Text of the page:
|Figure 1. Proportion of pregnant and non pregnant cows post calving|
The proportion of SUB201, PREG228, NPREG305 and FSCR among study sites were shown in Table 2. Only 35% of cows were submitted to first service by day 201 after calving which was also variable between sites. The proportion of pregnant cows by day 228 post calving was very low (28% of cows were pregnant). Relatively cows in Dale site achieved highest proportions PREG228.The cumulative proportions of cows those were pregnant by days after calving across sites is shown in Figure 2. There was no important variation in PREG228 between sites. Higher numbers (52%) of cows were not pregnant by day 305 post calving and variations remained between sites and it was highest in Aletawendo. Even if there were great variations between FSCR, 42% of first inseminations ended in result pregnancy.
|Table 2. Comparison for proportion of cows at specific aims among study sites|
|Figure 2. Commutative proportion of pregnant cows across sites|
Out of 470 cows included in SUB201 model only 35% (165/470) of cows were submitted to first service by day 201 after calving. BCS, age of the cow, management system and problems related to AI were associated to SUB201. BCS ≥3 and cows at age of 7 year have better SUB201 (Table 3). On the other hand intensively managed farms and farms without AI service problems had an increased likelihood of SUB201 (OR = 1.86, Table 3).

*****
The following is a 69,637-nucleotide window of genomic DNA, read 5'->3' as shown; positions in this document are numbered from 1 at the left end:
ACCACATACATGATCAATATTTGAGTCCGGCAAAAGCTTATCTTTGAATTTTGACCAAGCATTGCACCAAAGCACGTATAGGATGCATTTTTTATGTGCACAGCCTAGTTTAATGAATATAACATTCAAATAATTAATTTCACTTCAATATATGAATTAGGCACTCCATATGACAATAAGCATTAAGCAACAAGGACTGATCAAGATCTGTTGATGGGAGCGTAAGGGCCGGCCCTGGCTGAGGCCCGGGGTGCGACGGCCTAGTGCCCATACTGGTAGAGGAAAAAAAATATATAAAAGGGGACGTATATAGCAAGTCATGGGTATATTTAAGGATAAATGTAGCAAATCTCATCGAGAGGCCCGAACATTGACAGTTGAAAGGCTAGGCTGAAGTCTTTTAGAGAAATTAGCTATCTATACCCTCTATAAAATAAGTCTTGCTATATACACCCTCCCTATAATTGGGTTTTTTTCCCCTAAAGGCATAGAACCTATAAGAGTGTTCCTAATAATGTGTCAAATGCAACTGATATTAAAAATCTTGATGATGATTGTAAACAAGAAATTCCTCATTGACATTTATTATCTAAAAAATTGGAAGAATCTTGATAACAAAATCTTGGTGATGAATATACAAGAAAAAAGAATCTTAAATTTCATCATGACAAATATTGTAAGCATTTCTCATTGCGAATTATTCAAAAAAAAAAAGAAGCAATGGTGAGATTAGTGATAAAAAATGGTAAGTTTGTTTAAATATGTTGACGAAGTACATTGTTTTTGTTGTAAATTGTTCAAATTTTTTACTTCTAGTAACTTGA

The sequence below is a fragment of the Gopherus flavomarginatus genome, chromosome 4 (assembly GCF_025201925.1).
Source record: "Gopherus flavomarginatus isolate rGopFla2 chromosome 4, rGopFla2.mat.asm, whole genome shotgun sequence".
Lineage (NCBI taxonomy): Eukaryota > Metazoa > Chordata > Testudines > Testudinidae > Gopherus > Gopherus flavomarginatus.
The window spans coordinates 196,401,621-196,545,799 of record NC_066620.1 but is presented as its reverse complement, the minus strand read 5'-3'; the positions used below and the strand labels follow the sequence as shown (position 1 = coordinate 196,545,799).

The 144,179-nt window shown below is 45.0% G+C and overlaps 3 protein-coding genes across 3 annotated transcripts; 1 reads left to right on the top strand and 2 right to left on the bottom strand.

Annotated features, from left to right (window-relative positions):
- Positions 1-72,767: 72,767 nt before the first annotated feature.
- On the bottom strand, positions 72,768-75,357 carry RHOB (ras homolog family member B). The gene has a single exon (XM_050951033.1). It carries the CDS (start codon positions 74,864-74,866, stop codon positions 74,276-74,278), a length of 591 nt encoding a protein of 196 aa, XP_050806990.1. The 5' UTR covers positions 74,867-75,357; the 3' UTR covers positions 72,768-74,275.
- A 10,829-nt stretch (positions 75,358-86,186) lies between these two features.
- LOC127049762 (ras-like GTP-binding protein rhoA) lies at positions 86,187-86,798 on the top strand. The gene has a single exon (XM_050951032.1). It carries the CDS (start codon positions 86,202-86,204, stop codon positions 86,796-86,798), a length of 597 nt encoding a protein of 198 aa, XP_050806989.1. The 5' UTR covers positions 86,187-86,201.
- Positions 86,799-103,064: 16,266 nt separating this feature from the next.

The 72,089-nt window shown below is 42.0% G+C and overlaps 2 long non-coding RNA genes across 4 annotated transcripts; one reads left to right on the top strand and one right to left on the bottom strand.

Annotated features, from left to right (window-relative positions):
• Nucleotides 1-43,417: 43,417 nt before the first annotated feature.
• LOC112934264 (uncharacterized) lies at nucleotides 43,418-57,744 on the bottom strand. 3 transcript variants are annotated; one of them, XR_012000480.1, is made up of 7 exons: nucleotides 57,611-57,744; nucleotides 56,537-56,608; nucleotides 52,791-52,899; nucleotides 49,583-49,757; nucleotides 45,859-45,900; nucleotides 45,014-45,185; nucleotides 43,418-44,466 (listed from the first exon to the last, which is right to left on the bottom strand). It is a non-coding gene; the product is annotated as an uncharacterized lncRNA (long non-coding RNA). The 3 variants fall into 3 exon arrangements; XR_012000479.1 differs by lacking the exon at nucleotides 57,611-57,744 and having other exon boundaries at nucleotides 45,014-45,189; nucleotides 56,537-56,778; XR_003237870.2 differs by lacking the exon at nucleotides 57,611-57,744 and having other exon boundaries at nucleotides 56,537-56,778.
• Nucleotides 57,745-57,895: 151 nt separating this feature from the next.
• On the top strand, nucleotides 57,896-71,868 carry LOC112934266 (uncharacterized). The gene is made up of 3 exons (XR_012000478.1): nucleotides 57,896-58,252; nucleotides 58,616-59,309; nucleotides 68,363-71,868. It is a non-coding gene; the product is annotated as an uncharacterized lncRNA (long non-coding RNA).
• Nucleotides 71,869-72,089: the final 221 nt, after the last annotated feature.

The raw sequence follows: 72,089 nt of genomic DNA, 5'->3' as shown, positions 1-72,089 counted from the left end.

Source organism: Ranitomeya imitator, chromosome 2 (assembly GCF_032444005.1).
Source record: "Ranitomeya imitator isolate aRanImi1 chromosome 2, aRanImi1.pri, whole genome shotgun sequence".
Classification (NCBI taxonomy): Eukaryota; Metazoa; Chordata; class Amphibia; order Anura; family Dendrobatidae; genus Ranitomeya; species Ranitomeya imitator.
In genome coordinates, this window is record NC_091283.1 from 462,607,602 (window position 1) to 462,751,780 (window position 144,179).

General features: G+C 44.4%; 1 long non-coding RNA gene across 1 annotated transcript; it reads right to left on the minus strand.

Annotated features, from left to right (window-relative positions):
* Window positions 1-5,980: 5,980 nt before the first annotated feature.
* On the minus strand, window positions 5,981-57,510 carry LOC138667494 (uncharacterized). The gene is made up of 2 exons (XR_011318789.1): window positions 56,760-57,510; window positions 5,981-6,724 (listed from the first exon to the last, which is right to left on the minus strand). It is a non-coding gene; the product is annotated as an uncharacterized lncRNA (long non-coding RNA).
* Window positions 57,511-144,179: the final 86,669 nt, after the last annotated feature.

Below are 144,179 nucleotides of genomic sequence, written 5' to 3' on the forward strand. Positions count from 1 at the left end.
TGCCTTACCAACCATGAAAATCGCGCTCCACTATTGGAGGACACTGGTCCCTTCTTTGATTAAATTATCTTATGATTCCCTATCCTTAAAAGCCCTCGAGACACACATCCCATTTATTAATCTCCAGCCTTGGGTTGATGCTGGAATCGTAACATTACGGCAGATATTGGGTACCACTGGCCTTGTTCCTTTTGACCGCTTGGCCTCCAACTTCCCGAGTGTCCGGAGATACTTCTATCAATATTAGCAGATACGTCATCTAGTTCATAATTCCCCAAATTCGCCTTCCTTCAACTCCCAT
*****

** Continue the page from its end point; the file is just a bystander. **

|Table 3. Descriptive statistics and model estimates for SUB201|
|Body condition score|
|Problems in using AI|
Pregnancy by day 228 after calving was associated to location, BCS and management. Cows that had a very BCS <3 have a reduced likelihood of PREG228 than that of BCS ≥3 (OR= 0.297, Table 4). Whereas intensively managed cows had greater odds compared to cows kept under extensive management system (OR= 1.77, Table 4).
|Table 4. Descriptive statistics and model estimates for PREG228|
|Body condition score|
NPREG305 was strongly associated with BCS of cows, management system and AI service regularity. Cows with BCS <3 had a higher chance of non pregnancy by day 305 post calving (OR= 2.03, Table 5). Farms with interrupted AI services had higher NPREG305 (OR = 2.26, Table 5) and cows under intensive management system were negatively correlated with NPREG305 (OR= 0.533, Table 5).
|Table 5. Descriptive statistics and effect estimates for selected variables for NPREG305|